I did not know him until this late. But I’ve seen him as the lawyer, priest, dad and grand dad, the rich man, poor man, just about any man in any movie which he made good.
And then, Amalia Fuentes.
She was the pretty face in our black and white television sets when colored tubes were unheard of, or were too pricey to have.
We feel the loss. But we are seeing the passing of the torch.
Philippine cinema is in good hands with the present and future coming.
That we know.
We knew something was wrong when he missed his deadline.
Since the day Isah Red started working with us in Daily Tribune in March this year, he never missed one.
When he and fellow showbiz veteran Jun Nardo started hosting our livestream showbiz talk show, “Tok Patok,” Isah would brave Edsa traffic just to get to the office on time.
I could always count on Isah. To me, he was a comforting presence — steady, so vital, a far cry from what he had been known all along in the Philippine entertainment industry.
It is still hard to believe he is gone. Although he had mellowed quite a bit, he remained a big presence — the loudest voice in the newsroom, as they say.
Isah’s passing, so totally unexpected, came at a time when a number of other entertainment icons had also made their last bow.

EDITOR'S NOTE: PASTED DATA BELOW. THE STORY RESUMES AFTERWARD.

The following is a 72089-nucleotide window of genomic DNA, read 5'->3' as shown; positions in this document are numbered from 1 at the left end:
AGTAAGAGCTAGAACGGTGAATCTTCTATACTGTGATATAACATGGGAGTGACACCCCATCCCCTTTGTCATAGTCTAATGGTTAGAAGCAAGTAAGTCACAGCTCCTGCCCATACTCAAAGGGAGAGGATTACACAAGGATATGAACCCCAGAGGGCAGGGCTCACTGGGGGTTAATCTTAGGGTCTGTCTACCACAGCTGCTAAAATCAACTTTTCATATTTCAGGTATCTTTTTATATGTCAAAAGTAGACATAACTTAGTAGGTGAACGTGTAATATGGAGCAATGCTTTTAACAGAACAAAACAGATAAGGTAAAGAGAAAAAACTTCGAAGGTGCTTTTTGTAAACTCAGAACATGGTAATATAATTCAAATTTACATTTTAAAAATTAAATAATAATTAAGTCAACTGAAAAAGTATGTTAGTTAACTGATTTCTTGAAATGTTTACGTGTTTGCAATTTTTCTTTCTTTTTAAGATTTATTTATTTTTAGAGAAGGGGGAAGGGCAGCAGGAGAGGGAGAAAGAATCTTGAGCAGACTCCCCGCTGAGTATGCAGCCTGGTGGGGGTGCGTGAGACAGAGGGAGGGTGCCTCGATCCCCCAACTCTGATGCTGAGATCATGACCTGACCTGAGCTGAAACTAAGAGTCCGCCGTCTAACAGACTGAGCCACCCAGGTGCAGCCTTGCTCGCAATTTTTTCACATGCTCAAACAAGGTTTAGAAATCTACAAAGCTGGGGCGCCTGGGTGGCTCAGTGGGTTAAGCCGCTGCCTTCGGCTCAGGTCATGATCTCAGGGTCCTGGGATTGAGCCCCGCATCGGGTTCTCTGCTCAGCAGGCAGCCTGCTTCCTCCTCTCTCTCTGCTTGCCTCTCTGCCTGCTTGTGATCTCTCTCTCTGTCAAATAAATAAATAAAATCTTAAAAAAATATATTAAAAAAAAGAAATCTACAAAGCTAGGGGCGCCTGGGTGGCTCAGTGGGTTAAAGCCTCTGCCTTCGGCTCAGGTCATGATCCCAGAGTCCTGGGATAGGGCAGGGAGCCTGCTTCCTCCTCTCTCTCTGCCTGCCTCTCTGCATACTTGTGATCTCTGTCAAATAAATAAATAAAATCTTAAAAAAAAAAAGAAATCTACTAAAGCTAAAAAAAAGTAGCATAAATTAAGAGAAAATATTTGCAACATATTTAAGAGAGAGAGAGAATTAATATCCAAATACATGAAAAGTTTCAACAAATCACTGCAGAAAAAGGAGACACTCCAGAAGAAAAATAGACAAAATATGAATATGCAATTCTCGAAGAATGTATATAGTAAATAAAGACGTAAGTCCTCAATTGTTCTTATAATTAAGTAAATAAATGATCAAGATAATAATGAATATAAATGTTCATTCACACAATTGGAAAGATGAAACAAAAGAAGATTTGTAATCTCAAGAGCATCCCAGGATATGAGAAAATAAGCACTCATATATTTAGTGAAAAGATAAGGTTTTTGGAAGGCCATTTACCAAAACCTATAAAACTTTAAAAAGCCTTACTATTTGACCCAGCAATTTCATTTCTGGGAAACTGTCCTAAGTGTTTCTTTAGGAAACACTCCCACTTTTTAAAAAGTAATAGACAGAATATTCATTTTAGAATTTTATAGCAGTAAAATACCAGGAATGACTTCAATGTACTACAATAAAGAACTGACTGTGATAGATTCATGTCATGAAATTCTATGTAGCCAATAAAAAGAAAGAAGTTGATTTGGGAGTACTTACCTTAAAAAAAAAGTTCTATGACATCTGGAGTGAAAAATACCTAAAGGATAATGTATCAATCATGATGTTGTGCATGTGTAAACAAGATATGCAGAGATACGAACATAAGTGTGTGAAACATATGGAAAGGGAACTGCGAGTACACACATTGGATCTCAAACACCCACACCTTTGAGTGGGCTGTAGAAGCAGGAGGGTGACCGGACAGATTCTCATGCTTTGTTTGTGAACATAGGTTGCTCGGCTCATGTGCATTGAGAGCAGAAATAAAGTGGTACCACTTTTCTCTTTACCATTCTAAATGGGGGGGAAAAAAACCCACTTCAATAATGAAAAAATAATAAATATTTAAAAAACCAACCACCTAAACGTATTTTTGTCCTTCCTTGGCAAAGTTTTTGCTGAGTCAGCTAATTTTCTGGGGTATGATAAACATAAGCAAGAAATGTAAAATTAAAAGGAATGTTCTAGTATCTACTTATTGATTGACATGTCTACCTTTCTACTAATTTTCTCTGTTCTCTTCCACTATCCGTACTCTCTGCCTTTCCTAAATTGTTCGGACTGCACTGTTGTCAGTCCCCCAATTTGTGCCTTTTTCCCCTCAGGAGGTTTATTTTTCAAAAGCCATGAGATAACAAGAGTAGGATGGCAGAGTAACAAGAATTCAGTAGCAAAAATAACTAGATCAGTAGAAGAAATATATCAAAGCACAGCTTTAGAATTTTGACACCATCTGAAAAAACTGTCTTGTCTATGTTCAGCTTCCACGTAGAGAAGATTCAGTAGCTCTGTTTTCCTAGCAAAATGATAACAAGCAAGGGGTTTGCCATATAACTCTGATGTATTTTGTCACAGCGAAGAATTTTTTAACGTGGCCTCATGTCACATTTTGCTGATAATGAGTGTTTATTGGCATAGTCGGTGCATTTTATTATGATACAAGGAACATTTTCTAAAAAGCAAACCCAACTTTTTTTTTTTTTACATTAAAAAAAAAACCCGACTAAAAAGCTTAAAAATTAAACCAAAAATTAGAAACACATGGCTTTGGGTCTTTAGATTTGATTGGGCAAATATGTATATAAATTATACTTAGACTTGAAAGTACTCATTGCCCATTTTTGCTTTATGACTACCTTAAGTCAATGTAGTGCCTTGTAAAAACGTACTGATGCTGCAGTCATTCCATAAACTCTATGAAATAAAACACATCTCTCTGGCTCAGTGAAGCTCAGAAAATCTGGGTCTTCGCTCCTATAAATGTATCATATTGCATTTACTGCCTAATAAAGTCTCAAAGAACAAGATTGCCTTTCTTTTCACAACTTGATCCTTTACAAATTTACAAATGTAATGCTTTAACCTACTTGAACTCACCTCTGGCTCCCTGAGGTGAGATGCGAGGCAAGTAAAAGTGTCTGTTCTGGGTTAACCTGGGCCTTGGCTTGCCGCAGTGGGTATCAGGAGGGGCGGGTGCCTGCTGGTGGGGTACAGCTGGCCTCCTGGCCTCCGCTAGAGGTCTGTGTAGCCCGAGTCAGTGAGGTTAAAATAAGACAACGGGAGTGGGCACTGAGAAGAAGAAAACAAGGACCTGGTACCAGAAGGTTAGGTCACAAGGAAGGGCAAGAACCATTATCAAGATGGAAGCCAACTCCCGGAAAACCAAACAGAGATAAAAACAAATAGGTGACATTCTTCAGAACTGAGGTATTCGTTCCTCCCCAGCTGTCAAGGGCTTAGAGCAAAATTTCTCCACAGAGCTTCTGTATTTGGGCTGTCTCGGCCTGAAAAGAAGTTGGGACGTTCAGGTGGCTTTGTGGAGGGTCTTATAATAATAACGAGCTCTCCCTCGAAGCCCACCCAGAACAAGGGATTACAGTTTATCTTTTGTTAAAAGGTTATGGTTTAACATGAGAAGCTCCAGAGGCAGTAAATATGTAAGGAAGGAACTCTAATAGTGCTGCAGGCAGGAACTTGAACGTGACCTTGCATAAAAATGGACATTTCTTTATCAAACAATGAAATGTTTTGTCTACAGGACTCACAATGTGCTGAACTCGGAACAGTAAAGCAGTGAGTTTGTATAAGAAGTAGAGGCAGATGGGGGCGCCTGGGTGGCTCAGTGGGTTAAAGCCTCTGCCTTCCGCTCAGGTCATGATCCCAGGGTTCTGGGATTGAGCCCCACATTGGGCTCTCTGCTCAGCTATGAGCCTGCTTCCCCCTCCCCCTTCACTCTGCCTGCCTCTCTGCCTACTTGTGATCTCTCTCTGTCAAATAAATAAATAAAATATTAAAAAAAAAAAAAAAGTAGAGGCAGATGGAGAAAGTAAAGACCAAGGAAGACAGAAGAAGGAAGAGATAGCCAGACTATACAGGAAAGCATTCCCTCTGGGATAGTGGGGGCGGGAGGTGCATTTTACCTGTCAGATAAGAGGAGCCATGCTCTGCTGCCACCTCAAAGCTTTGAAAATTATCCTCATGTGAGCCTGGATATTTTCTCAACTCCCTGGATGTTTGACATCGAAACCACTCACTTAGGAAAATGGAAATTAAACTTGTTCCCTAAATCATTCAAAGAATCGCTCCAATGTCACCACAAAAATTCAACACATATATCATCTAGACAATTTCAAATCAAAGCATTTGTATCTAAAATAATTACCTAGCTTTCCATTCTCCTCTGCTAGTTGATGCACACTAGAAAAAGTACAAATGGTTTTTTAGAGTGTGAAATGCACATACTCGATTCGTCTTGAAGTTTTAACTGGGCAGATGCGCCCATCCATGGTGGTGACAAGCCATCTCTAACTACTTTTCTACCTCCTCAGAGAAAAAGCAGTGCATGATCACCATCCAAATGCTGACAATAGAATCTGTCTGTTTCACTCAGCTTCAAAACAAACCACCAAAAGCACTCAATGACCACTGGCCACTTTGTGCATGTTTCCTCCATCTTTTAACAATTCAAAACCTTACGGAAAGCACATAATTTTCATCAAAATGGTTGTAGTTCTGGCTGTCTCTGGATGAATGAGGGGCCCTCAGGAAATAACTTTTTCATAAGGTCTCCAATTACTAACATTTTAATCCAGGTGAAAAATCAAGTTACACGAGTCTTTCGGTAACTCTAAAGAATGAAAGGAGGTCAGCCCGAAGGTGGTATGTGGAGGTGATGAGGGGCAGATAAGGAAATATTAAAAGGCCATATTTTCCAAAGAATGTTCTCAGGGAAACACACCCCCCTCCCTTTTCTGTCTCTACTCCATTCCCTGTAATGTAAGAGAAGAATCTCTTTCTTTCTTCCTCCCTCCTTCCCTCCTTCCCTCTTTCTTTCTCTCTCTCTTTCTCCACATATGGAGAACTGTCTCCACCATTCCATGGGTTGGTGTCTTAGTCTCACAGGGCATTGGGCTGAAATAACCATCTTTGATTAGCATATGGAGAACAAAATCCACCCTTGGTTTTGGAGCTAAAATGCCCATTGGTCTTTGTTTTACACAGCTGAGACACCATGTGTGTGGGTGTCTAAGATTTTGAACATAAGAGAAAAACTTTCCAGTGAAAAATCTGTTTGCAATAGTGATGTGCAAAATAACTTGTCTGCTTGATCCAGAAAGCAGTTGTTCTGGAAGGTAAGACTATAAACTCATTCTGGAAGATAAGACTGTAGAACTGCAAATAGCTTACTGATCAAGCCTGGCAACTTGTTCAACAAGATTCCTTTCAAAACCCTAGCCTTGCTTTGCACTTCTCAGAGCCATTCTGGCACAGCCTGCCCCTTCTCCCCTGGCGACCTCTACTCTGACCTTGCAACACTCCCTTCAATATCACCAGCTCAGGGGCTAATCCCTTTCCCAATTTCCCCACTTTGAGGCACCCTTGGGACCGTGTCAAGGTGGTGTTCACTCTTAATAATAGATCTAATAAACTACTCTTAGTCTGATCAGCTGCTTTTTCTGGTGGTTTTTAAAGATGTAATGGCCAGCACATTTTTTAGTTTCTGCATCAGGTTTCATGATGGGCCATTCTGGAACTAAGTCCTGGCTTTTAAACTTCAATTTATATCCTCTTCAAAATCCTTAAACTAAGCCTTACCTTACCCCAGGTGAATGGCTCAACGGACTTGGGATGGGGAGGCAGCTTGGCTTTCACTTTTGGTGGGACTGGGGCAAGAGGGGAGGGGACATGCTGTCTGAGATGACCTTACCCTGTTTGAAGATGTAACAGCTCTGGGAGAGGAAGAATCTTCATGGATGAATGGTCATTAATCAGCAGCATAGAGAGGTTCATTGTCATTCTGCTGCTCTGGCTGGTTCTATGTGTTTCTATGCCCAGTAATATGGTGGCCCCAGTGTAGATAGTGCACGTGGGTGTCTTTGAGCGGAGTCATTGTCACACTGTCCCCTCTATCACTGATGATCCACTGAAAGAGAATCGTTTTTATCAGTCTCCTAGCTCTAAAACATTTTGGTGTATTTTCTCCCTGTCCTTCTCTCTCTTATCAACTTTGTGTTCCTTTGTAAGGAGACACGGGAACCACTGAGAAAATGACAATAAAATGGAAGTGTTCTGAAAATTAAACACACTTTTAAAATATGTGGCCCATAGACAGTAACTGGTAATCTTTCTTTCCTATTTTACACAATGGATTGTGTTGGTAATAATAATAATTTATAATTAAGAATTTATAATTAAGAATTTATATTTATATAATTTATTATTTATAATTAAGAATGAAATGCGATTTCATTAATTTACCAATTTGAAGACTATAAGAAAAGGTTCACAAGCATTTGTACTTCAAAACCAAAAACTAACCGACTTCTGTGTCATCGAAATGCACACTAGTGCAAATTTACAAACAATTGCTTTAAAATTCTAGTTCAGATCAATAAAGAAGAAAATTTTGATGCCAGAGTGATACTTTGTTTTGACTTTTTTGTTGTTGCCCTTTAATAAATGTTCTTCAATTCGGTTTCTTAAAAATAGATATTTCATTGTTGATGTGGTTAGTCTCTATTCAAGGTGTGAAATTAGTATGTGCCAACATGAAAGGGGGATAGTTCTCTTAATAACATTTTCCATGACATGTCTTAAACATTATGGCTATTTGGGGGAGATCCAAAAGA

It has turned out to be a year of goodbyes. Too many goodbyes. So many of the figures that had been similarly the “loudest voices” in the industry have gone, on to the next “stage,” so to speak.
Eddie Garcia passed away middle of this year. His death came as a shock, not just for the way it happened but because we thought he would live on forever. For even in his late 80s, he was still a fixture in the industry, appearing in teleseryes and movies, attending media events and even some movie awards.
Tito Eddie, as he was fondly called, graced our first Eddys Awards where he made an immortal quip: “Mabuhay ang mga Eddys!” referring of course to his first name and that of the awards.
At the time, Isah (then of the Manila Standard) was the president of the organization that created The Eddys, the Society of Philippine Entertainment Editors, SPEEd for short.
This year, Isah, already with our paper, sat beside the great thespian and director Tony Mabesa during a pre-Eddys event. Mr. Mabesa, I remember, was quite gracious in that dinner event, greeting everyone with eye contact and old world charm.